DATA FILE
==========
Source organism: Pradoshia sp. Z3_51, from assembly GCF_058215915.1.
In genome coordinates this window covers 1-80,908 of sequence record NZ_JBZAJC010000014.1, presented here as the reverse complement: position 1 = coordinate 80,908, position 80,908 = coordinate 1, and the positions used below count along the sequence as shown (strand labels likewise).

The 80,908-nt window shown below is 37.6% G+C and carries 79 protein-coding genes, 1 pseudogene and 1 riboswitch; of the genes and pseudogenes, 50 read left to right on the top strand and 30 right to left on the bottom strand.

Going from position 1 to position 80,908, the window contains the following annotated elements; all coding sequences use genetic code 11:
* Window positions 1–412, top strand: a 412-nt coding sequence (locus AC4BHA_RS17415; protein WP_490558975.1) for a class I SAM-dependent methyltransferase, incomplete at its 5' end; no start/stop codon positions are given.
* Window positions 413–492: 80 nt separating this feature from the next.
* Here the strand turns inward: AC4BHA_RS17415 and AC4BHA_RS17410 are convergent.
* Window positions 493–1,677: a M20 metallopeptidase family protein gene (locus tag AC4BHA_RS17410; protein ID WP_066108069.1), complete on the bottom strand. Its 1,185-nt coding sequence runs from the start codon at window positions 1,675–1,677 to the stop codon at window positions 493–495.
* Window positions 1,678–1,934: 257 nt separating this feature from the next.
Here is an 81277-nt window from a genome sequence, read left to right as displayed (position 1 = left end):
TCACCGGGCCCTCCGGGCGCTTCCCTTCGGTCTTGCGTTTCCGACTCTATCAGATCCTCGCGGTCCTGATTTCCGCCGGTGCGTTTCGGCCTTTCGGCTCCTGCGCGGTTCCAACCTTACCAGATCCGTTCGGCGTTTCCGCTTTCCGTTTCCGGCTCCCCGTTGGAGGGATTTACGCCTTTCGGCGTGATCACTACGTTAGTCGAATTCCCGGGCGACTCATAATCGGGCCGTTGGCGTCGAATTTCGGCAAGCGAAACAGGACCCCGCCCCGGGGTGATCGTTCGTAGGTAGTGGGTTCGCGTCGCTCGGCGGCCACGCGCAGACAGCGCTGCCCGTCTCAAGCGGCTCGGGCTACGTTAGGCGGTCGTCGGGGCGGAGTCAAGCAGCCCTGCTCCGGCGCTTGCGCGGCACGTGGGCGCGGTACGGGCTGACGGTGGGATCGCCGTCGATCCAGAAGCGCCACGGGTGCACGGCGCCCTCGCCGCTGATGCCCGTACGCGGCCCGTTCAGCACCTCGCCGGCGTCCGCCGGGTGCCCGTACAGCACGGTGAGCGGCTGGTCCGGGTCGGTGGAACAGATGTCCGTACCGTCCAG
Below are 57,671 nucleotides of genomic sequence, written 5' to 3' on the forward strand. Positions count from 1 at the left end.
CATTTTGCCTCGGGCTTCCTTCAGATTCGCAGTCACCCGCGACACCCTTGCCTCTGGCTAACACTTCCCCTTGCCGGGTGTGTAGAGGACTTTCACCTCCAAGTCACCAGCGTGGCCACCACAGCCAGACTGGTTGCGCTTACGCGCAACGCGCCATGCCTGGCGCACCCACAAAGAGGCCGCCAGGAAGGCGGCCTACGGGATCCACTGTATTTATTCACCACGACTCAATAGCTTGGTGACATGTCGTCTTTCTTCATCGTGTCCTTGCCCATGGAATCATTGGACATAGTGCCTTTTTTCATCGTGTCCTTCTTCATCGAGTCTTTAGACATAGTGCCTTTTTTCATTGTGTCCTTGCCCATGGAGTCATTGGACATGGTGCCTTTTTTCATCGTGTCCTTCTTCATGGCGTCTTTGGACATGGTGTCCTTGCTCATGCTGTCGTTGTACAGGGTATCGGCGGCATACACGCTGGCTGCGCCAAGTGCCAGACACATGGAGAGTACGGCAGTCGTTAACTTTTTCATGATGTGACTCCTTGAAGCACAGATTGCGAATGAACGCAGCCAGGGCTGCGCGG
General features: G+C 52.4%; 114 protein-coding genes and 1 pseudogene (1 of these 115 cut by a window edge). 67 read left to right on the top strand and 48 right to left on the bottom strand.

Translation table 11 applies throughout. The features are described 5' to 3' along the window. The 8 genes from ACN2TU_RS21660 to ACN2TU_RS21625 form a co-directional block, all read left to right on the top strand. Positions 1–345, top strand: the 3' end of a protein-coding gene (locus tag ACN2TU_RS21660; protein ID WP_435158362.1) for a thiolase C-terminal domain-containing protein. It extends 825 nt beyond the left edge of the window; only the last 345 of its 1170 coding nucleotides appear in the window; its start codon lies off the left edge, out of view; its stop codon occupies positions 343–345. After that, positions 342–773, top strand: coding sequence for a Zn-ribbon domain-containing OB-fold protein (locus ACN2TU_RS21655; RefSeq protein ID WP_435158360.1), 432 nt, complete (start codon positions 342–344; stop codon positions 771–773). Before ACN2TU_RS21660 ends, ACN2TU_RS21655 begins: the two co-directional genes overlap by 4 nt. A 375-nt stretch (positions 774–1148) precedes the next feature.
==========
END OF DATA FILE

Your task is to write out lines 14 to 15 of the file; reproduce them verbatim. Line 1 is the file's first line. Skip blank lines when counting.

General features: G+C 52.4%; 114 protein-coding genes and 1 pseudogene (1 of these 115 cut by a window edge). 67 read left to right on the top strand and 48 right to left on the bottom strand.

Translation table 11 applies throughout. The features are described 5' to 3' along the window. The 8 genes from ACN2TU_RS21660 to ACN2TU_RS21625 form a co-directional block, all read left to right on the top strand. Positions 1–345, top strand: the 3' end of a protein-coding gene (locus tag ACN2TU_RS21660; protein ID WP_435158362.1) for a thiolase C-terminal domain-containing protein. It extends 825 nt beyond the left edge of the window; only the last 345 of its 1170 coding nucleotides appear in the window; its start codon lies off the left edge, out of view; its stop codon occupies positions 343–345. After that, positions 342–773, top strand: coding sequence for a Zn-ribbon domain-containing OB-fold protein (locus ACN2TU_RS21655; RefSeq protein ID WP_435158360.1), 432 nt, complete (start codon positions 342–344; stop codon positions 771–773). Before ACN2TU_RS21660 ends, ACN2TU_RS21655 begins: the two co-directional genes overlap by 4 nt. A 375-nt stretch (positions 774–1148) precedes the next feature.